Investigation into violation of International Law

See also: Sabra and Shatila massacre, section MacBride commission report

In 1982, an international commission investigated into reported violations of International Law by Israel during its invasion of the Lebanon. Chairman was Seán MacBride, the other members were Richard Falk, Kader Asmal, Brian Bercusson, Géraud de la Pradelle, and Stefan Wild. The commission's report[47] concluded that "the government of Israel has committed acts of aggression contrary to international law", that the government of Israel had no valid reasons under international law for its invasion of Lebanon, and that the Israeli authorities or forces were involved directly or indirectly in the massacres at Sabra and Shatila.

Consequences

The 1982 Lebanon War had a number of lasting consequences:

  • From the standpoint of the Israeli Military, the invasion was a success, removing PLO presence from Southern Lebanon and destroying its infrastructure, as well as increasing deterrence on other Arab anti-Israeli militant organizations.[citation needed] The Syrian military was weakened by combat losses, especially in the air.
  • The failure of the larger Israeli objectives of resolving the conflict in Lebanon with a peace treaty[48], of securing its hold on the West Bank by destroying effective Palestinian resistance,[49].
  • The Israeli-Maronite alliance was shattered, and Sharon's goal of installing a pro-Israel Christian government in Beirut was not accomplished.[50] 850,000 Christians would emigrate during the Civil War, most of them permanently. [51]
  • Increased erosion of the consensus against criticizing the military in Israeli public opinion and disillusionment with its leadership, a process which is commonly held to be rooted in the aftermath of the Yom Kippur War.
  • The invasion that also targeted many Shiite Lebanese, has brought about the switching of sides of Amal Movement, which used to fight against the PLO prior to the invasion.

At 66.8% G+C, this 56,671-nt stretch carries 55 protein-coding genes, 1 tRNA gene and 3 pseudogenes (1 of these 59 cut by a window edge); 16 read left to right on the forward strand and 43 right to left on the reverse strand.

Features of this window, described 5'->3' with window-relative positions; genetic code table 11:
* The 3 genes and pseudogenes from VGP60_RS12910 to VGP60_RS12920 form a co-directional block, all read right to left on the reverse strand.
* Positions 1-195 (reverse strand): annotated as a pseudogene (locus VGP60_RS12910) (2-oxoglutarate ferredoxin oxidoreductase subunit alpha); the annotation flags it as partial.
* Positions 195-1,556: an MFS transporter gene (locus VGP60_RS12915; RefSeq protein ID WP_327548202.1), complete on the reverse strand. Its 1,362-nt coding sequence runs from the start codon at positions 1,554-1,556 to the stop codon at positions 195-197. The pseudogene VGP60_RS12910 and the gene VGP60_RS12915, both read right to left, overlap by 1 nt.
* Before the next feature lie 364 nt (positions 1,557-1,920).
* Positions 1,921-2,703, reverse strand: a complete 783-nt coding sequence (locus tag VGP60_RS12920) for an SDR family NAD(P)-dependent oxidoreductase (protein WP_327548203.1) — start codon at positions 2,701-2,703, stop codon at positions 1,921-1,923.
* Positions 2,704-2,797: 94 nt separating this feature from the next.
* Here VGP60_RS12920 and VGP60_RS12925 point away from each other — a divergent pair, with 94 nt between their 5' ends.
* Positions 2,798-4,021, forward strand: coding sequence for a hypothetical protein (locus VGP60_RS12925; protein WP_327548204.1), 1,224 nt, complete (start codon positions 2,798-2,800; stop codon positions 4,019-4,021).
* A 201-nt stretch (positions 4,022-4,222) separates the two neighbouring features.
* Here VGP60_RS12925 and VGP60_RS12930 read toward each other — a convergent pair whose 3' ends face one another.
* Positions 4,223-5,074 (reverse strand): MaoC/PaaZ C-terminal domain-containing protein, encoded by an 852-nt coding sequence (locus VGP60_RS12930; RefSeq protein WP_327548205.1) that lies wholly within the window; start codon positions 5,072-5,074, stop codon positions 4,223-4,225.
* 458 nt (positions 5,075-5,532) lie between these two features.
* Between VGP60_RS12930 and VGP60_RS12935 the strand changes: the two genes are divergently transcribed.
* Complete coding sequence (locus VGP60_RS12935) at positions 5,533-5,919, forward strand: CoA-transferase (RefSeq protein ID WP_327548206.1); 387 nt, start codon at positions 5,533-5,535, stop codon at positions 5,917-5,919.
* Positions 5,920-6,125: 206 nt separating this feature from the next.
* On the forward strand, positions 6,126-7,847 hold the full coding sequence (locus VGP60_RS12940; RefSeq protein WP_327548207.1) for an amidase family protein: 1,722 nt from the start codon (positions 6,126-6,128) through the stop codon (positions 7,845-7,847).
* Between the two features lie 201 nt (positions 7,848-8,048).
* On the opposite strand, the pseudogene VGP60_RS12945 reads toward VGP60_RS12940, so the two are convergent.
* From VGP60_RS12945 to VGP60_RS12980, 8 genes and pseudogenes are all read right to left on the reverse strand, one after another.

• The invasion is popularly held to be the major catalyst for the creation of the Iranian and Syrian supported Hezbollah organization, which by 1991 was the sole armed militia in Lebanon not supported by Israel and by 2000 had completely replaced the vanquished PLO in Southern Lebanon.
  • The Lebanese Council for Development and Reconstruction estimated the cost of the damage from the invasion at 7,622,774,000 Lebanese pounds, equivalent to US$2 billion at the time.[52]
  • Al-Qaeda leader Osama bin Laden said in a videotape released on the eve of the 2004 U.S. presidential elections that he was inspired to attack the buildings of the United States by the 1982 Israeli invasion of Lebanon in which towers and buildings in Beirut were destroyed in the siege of the capital.[53]
  • The withdrawal of the IDF back to South Lebanon in the summer of 1983, led to one of the bloodiest phases of the Lebanese war, where the Christian Militia (the Lebanese Forces) was left alone to defend the "Mountain" area which comprised the Aley and Chouf districts against a coalition of Druze PSP, Palestinian PLO, Syrian Army, Lebanese Communist, and Syrian Social National Party. The result was catastrophic on the civilian population from both sides, especially on the Christian population (more than 5,000 killed from both sides). The war ended after the Christian forces and civilians withdrew to the town of Deir el Kamar where they were besieged for 3 months before all hostilities ceased and they were transported to East Beirut.

See also

Notes

  1. ^ http://www.liberty05.com/civilwar/civi2.html
  2. ^ http://www.jewishvirtuallibrary.org/jsource/History/Lebanon_War.html
  3. ^ "Twentieth Century Atlas - Death Tolls and Casualty Statistics for Wars, Dictatorships and Genocides". Archived from the original on 7 May 2009. http://www.webcitation.org/5gbBg9Jlu. Retrieved 5 April 2009. 
  4. ^ Chomsky, Noam. Fateful Triangle p.196.
  5. ^ Kissinger, Henry (1999). Years of Renewal, Phoenix Press. ISBN 1-84212-042-5. p. 1022. "I think with sadness of these civilized men who in a turbulent part of the world had fashioned a democratic society based on genuine mutual respect of religion. Their achievement did not survive. The passions sweeping the area were too powerful to be contained by subtle constitutional arrangements. As it had attempted in Jordan, the Palestinian movement wrecked the delicate balance of Lebanon's stability. Before the peace process could run its course, Lebanon was torn apart. Over its prostrate body of writing all the factions and forces of the Middle East still chase their eternal dreams and act out their perennial nightmares."
  6. ^ "Black September in Jordan 1970-1971". Armed Conflict Events Database. December 16, 2000. http://www.onwar.com/aced/data/bravo/blacksept1970.htm. Retrieved 15 September 2006. 
  7. ^ "Extracts relating to Article 98 of the Charter of the United Nations: Supplement No 5 (1970 - 1978)" (PDF). Repertory of Practice of United Nations Organs. United Nations. pp. §275–279. http://untreaty.un.org/cod/repertory/art98/english/rep_supp5_vol5-art98_e.pdf#pagemode=none. Retrieved 6 August 2006.